Coping With My Own Voice

Working as a voice specialist speech therapist I would say I’ve got a pretty efficient vocal technique, use diaphragmatic breathing, know how to keep my larynx relaxed, produce resonant voice with effective projection and pitch control. Most of the time! I am, after all, advising clients and helping them exercise their voices efficiently each day I go to work. So my technique should be tip top.

I am an only child and grew up in a single parent family so my childhood wasn’t especially noisy. I’m a chatty person but am not a personality that talks all the time. Even as a child and certainly in adulthood I’m happy with quiet time, in fact  I welcome it into my routine with open arms when I can, given the high demand on my voice at work and as a mother. 

I got through a busy four years at university whilst training as a speech therapist with clinical placements and weekly presentations and leading a life of little responsibility, late nights out and a high vocal load. Luckily I wasn’t having to hold down a job at the same time and using my voice for that too. At that time, at that age, I was able to cope with the high demand on my voice, it didn’t exceed my capacity for producing voice. I don’t remember a single occasion when my voice faltered. I caught the odd cold but never more than that. And well into my career in speech therapy I coped well with my voice.

  
On 13 January 2013 this munchkin was born and life changed significantly. The demand on my voice changed and has continued to increase steadily since he was born as has my ability to catch every cold, cough and sore throat going. I lost my voice completely in May 2013 with laryngitis. 

Going back to work and experiencing the joy of my son starting to talk….and talk and talk and talk and talk has at times tipped the balance and led to me overusing my voice! It has led to issues such a croaky voice, aching throat and tight muscles in my neck. These issues have occasionally been stressful when I’ve felt similar to how I imagine a violinist to feel if he/she turned up to the orchestra with a known broken string and no means of fixing it.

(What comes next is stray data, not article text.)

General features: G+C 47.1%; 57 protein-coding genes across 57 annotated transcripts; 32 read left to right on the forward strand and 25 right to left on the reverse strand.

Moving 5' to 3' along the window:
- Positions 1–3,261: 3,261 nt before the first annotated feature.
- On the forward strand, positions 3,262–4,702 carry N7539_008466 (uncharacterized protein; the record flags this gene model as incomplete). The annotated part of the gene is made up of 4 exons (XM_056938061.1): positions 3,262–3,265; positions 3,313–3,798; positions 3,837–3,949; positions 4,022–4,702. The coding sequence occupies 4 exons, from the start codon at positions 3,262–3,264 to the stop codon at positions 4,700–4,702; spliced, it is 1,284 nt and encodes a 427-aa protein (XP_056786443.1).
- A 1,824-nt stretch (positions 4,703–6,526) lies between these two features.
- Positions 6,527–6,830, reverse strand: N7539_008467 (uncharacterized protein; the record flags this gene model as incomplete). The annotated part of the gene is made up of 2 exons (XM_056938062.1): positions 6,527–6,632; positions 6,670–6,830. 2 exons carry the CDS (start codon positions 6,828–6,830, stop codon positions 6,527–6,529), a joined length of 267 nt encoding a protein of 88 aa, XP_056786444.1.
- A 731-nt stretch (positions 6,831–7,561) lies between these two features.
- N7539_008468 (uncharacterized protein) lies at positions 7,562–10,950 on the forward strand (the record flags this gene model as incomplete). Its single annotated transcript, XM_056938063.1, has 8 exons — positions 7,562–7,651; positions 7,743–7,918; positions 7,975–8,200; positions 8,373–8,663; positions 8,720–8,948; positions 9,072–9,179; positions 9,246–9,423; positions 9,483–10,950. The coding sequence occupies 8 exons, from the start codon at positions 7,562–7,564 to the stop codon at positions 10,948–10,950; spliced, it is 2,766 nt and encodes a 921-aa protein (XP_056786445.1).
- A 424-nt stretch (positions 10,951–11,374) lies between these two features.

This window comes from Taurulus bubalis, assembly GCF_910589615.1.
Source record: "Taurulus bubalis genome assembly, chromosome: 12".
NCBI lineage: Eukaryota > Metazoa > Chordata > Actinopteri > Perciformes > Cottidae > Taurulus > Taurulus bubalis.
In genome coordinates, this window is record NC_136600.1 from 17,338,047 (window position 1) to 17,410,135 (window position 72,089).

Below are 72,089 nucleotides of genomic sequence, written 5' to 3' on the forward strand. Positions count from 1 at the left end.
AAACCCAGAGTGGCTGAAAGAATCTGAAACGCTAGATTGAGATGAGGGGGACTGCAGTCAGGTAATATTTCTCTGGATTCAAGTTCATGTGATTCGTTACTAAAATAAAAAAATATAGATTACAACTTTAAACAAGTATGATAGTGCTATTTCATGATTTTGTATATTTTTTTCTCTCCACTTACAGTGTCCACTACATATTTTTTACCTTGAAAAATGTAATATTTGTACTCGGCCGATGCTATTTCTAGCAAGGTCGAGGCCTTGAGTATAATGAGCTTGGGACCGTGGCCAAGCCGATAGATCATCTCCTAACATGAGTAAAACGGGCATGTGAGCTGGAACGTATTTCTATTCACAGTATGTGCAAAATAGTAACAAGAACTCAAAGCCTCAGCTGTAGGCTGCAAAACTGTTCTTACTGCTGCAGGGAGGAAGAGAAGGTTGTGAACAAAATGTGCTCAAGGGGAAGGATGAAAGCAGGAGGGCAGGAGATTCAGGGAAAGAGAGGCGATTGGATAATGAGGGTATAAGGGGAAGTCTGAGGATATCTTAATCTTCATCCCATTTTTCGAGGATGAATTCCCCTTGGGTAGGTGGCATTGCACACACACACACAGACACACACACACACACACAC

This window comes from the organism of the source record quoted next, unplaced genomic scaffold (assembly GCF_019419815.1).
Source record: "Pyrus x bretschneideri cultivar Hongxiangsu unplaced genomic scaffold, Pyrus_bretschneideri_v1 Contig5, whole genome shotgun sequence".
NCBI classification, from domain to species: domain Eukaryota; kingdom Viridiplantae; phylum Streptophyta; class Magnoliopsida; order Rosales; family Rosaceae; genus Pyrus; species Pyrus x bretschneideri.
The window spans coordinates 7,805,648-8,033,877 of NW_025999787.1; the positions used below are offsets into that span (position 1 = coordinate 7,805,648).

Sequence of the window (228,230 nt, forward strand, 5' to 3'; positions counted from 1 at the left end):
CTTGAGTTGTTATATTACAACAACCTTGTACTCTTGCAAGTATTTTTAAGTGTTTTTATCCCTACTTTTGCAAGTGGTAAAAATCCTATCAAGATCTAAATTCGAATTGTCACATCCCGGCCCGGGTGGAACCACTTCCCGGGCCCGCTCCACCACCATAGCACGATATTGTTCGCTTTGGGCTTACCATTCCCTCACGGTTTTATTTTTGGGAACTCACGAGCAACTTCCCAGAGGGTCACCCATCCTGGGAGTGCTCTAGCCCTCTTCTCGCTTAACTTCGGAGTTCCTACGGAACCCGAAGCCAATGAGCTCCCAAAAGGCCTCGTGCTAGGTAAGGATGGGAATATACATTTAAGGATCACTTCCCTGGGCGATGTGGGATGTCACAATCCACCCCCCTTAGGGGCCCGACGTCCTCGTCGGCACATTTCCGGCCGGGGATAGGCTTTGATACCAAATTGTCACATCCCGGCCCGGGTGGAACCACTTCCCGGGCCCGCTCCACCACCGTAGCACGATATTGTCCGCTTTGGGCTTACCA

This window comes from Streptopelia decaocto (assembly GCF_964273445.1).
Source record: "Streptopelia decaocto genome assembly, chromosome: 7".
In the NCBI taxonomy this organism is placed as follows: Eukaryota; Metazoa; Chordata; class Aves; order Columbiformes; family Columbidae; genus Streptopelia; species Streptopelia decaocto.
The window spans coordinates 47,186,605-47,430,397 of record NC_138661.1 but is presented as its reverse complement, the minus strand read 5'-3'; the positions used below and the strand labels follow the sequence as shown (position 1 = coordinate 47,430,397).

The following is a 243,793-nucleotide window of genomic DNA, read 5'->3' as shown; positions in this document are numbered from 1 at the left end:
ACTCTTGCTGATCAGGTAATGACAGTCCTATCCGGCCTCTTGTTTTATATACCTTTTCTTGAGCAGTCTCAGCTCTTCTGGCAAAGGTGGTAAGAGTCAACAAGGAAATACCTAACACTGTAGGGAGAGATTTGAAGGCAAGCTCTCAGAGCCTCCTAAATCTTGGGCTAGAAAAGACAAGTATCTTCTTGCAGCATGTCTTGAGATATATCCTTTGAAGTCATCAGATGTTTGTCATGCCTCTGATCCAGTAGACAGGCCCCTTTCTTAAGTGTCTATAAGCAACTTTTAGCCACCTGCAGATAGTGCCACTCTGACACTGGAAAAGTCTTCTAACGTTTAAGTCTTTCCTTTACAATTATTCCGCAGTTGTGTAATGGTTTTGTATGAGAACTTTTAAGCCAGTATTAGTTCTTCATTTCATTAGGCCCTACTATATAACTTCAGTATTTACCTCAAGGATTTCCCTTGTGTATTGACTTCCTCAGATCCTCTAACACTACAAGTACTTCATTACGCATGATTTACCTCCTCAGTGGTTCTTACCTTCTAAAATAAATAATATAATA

You don’t only talk more to children, you talk differently too. Silly voices, singing songs, disciplining…it all requires precise control of voice. There’s less time available to check, ‘have I drunk enough water to keep my throat hydrated today?’. It’s enough of a challenge to get the baby bag/school bag packed in the morning, let alone remembering a bottle of water for yourself and time for steam inhalation to hydrate the throat.

So I have had to change my attitude to my own voice and work hard on it. It was always something I was aware of but it now takes me extra focus to make sure demand doesn’t exceed my capacity and I have the voice I need to do my job well. It’s my professional responsibility to do so as it would be for any occupational voice user. Voice rest is now even more important, considering how I talk to my son after a long vocal day at work is vital and changes in lifestyle have inevitably occurred so that the evenings around my working days are spent with my feet up and early to bed. Warming my voice up in the morning on my way to work is routine for me now. Jaw stretches, yawning and sighing, lip trills and humming are some of the ways I keep my voice strong and supple. Tonnes of water and no coffee before a clinic starts.

So if your voice is your instrument for your job and your life and you don’t know where you’d be without it consider that just occasionally there might have to be sacrifices so that it gets the well deserved care and rest it needs. Coping with a change in your voice can be physically and psychologically challenging but there is support available and certainly ways in which we can all help ourselves.

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